Speaking of planning for higher education: more on the University of the District of Columbia
The Examiner article, "UDC plans to cut jobs, programs," provides a link to the document produced by the University and transmitted to the Mayor and City Council. The Post article, "UDC plans cuts, including degree programs, to solve budget problems," lists the departments that will be closed.
It turns out that the City College of San Francisco, a community college, has similar problems and a restructuring initiative is underway there as well. See "City College may end free-classes perk" from the San Francisco Chronicle, "CCSF finances said to be unsustainable" from the SF Examiner.
Interestingly, there is a California state agency set up to assist K-12 schools and community college districts called the Fiscal Crisis and Management Assistance Team (FCMAT). They have prepared a report on CCSF. Also see "Agency prescribes SF City College trustees tough medicine" from EdSource.
UDC is a public university created by merging three different colleges back in the 1970s. Later, the Antioch College of Law, since renamed the David A. Clarke School of Law, was merged into the institution. UDC is designated both as a land grant institution, receiving some support for (urban) agriculture and related programs and as a historically black college/university.
I mentioned in a blog entry last week, "Whither UDC?," (which was written in response to a Post editorial, "Serious challenges facing UDC," which was a response to a report on UDC that is similar to that on CCSF, see the Post article "UDC's staff and facilities are too large, report says") that rather than restructure, another option is to close the university, and instead contract with other DC-based universities to provide certain programs, such as liberal arts or engineering studies, to DC-residents on a basis comparable to the "statutory colleges' funded by the State University of New York system at Cornell University, Alfred University, and Syracuse University, which are otherwise private universities.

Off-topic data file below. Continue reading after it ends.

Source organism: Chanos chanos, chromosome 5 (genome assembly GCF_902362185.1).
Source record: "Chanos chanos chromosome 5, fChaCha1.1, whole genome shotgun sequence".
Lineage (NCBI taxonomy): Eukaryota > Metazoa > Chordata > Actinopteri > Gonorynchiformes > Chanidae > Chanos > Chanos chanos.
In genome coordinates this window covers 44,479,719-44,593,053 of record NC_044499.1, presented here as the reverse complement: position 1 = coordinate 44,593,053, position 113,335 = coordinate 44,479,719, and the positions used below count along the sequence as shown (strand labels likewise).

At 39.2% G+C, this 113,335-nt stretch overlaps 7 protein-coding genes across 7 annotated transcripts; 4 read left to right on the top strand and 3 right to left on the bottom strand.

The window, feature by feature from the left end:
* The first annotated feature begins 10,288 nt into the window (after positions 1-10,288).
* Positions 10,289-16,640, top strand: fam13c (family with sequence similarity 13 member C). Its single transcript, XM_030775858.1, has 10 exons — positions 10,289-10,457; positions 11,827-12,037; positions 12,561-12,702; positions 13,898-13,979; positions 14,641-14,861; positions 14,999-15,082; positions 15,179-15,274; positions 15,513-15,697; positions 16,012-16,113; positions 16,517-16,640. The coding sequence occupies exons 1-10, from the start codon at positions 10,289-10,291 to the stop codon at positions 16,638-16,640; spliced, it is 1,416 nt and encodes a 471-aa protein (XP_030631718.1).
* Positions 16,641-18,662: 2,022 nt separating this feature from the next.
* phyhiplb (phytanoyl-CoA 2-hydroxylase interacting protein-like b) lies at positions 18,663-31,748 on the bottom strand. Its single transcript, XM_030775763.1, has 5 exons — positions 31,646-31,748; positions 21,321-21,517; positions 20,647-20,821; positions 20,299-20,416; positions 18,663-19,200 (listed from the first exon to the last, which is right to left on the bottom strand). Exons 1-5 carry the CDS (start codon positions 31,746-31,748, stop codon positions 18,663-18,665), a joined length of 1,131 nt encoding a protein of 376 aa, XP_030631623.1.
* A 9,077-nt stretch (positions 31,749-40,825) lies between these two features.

Ironically, the National Journal has an article, "Stephen Trachtenberg Is Not Sorry: Students have more debt than ever before. But the university president who helped propel a tuition arms race says schools are just getting started," about how DC-based George Washington University repositioned and rebranded its "location" within the grouping of in-demand institutions by providing more lifestyle related amenities to students while also increasing tuition to the highest price of any other U.S. university.
Because UDC is a university that predominately serves a population of students who are the first member of their family to attend college, either US-born or immigrants, I think that the statutory colleges route may not be the way to go, because typically universities like GWU (Georgetown and CUA and even American University which is affiliated with the Methodist Church might not be eligible to contract with the city as statutory colleges because of their religious affiliations, which could violate the First Amendment and separation of church and state) are not set up to deal in a focused manner with students who need a lot of remedial support.
So there is a role for a public college, maybe not a university, in DC, focused on providing excellent support, development, and educational opportunities for first-generation college students, especially people of color.
And probably that requires a transformation effort that is beyond the capabilities of the people currently tasked to run the university, who aren't necessarily skilled in transforming declining institutions.
The model that comes to mind is the minority-focused STEM program at UMBC ("Freeman Hrabowski's UMBC legacy grows as he celebrates 20 years as president" from the Baltimore Sun and "Freeman Hrabowski - The 10 Best College Presidents" from Time Magazine). UMBC "produces" more African-American students who go on to get advanced degrees in science-related fields than any other college or university in the country. But there are probably other good models out there that I don't know about.